A few weeks ago, while scrolling through my Tumblr feed, I came across a rather intriguing post. Alluding to education and the current state of Colleges in America, it read, “Despite the increasing financial burdens of attending college, 4 of the 10 most popular majors include: Social Sciences (ex: History and Political Science), Psychology, Communications, and English,” none of which offer the knowledge of how to resolve said financial burden amassed by students, post-graduation.
More students come out with more debt than is anticipated upon graduation. And most of them haven’t the slightest clue about how to successfully split between expenses and accrued liabilities. The reason? They weren’t taught. And at this point, the topic of money management should be something that is taught across the board, irrespective of students’ field of study. From a personal perspective, I believe some form of financial education, if only an introduction, would serve as a means of encouraging creative financial thinking (something I’m now having to take on myself) and offer a myriad of options and opportunities to those soon to face the real world.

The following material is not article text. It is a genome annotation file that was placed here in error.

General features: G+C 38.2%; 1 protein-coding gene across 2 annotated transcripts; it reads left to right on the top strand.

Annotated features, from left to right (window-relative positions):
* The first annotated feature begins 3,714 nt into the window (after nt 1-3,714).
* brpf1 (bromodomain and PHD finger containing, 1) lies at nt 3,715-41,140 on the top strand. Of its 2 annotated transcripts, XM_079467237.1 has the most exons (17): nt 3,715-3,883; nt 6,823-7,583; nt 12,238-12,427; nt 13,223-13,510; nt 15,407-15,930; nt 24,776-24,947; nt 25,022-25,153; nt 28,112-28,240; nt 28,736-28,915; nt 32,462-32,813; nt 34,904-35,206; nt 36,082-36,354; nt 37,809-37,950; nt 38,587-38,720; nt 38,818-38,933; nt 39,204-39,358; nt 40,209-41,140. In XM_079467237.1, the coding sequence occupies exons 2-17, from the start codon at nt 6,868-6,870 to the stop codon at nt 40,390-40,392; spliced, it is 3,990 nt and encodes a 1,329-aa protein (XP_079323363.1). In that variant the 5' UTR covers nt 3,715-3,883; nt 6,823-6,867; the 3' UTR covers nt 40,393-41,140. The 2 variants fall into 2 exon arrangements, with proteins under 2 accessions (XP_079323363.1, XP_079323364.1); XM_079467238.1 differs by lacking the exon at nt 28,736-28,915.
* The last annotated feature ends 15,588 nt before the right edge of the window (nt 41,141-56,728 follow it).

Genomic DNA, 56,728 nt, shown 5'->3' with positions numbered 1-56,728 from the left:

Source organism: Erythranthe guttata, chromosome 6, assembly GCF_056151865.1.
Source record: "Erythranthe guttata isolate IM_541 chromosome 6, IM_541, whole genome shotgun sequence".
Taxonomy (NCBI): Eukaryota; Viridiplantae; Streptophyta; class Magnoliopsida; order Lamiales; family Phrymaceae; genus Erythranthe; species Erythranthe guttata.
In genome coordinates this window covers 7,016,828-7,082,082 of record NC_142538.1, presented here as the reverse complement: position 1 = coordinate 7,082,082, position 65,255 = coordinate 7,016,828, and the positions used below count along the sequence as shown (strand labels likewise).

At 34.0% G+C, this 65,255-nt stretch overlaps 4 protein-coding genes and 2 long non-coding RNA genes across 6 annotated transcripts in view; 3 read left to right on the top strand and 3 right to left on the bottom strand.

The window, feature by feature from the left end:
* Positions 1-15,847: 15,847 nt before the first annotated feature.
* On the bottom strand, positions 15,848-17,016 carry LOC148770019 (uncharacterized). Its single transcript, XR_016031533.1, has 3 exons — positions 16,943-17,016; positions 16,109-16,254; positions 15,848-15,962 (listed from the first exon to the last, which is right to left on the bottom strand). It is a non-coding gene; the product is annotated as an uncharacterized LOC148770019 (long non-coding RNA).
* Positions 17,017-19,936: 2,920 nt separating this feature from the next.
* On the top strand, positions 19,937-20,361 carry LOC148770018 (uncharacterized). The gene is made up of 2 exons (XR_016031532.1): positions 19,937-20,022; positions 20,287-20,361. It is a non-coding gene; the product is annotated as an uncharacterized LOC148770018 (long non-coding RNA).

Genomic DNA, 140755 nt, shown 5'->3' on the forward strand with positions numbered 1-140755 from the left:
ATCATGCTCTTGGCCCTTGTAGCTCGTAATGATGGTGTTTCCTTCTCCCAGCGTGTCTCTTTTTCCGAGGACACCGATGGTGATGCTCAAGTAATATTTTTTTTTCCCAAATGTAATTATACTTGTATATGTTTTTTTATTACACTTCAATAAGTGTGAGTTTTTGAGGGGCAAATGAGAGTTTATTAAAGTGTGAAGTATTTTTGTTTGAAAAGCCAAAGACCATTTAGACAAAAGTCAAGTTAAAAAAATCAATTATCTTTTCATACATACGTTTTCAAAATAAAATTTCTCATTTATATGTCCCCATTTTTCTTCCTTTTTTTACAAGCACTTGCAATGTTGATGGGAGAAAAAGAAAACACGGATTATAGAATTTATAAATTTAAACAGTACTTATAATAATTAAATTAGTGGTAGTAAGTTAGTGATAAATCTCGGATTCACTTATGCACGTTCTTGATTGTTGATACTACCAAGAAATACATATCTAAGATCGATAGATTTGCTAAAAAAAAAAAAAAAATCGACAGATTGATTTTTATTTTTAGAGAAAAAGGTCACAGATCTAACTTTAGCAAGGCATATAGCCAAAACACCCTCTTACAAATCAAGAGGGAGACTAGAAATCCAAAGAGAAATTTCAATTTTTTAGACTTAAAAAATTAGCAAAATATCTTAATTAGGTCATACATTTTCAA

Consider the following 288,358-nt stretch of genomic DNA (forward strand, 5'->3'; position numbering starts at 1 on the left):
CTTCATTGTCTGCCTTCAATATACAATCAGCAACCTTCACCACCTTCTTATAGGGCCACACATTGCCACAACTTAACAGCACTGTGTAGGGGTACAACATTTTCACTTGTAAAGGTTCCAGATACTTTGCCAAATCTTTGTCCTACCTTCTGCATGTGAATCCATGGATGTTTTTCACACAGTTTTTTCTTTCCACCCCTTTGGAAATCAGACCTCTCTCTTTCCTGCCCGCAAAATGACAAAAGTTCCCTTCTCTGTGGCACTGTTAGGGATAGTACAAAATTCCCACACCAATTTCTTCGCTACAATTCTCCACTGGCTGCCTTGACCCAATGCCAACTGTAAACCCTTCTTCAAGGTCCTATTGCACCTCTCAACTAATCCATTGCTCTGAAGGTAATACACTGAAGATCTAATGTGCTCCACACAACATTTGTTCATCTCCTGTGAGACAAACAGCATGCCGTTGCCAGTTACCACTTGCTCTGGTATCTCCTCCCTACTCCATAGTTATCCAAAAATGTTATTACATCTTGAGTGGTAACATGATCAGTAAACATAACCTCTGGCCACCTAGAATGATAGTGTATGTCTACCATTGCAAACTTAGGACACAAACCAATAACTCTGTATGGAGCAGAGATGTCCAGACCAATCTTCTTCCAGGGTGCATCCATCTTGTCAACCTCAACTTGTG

The well-being of today’s students, (especially those in transition from college-life to the real world) should be priority, and schools owe that much to their students–to prepare them for what’s to come. After all, it’s what they’re paying so much for.